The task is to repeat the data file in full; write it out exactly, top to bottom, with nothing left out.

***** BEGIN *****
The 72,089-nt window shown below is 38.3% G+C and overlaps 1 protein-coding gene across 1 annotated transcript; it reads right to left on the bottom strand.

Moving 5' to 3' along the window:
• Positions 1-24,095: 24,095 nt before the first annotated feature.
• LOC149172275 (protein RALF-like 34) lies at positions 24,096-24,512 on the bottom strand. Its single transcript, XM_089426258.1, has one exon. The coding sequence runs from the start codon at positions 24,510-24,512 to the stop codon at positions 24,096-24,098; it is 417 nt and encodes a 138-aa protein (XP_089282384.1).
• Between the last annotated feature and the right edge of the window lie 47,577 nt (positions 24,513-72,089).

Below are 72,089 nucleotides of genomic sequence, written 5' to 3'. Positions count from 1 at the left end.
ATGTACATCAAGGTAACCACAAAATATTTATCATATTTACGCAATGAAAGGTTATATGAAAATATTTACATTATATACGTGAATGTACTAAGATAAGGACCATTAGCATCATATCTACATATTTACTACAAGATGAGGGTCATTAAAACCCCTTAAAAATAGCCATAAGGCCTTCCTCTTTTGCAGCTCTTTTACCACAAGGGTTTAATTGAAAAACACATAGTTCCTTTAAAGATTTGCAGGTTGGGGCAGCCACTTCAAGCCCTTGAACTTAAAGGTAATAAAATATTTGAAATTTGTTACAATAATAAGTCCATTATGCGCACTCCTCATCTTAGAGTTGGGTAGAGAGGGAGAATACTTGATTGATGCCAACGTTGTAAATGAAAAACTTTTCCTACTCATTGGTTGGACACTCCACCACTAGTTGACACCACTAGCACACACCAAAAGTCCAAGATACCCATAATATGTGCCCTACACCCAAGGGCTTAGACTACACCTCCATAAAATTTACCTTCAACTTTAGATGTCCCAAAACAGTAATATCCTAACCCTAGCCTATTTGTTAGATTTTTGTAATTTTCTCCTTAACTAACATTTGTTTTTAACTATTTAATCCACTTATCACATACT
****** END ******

The 72,089-nt window shown below is 38.3% G+C and overlaps 1 protein-coding gene across 1 annotated transcript; it reads right to left on the bottom strand.

Moving 5' to 3' along the window:
• Positions 1-24,095: 24,095 nt before the first annotated feature.
• LOC149172275 (protein RALF-like 34) lies at positions 24,096-24,512 on the bottom strand. Its single transcript, XM_089426258.1, has one exon. The coding sequence runs from the start codon at positions 24,510-24,512 to the stop codon at positions 24,096-24,098; it is 417 nt and encodes a 138-aa protein (XP_089282384.1).
• Between the last annotated feature and the right edge of the window lie 47,577 nt (positions 24,513-72,089).

Below are 72,089 nucleotides of genomic sequence, written 5' to 3'. Positions count from 1 at the left end.
ATGTACATCAAGGTAACCACAAAATATTTATCATATTTACGCAATGAAAGGTTATATGAAAATATTTACATTATATACGTGAATGTACTAAGATAAGGACCATTAGCATCATATCTACATATTTACTACAAGATGAGGGTCATTAAAACCCCTTAAAAATAGCCATAAGGCCTTCCTCTTTTGCAGCTCTTTTACCACAAGGGTTTAATTGAAAAACACATAGTTCCTTTAAAGATTTGCAGGTTGGGGCAGCCACTTCAAGCCCTTGAACTTAAAGGTAATAAAATATTTGAAATTTGTTACAATAATAAGTCCATTATGCGCACTCCTCATCTTAGAGTTGGGTAGAGAGGGAGAATACTTGATTGATGCCAACGTTGTAAATGAAAAACTTTTCCTACTCATTGGTTGGACACTCCACCACTAGTTGACACCACTAGCACACACCAAAAGTCCAAGATACCCATAATATGTGCCCTACACCCAAGGGCTTAGACTACACCTCCATAAAATTTACCTTCAACTTTAGATGTCCCAAAACAGTAATATCCTAACCCTAGCCTATTTGTTAGATTTTTGTAATTTTCTCCTTAACTAACATTTGTTTTTAACTATTTAATCCACTTATCACATACT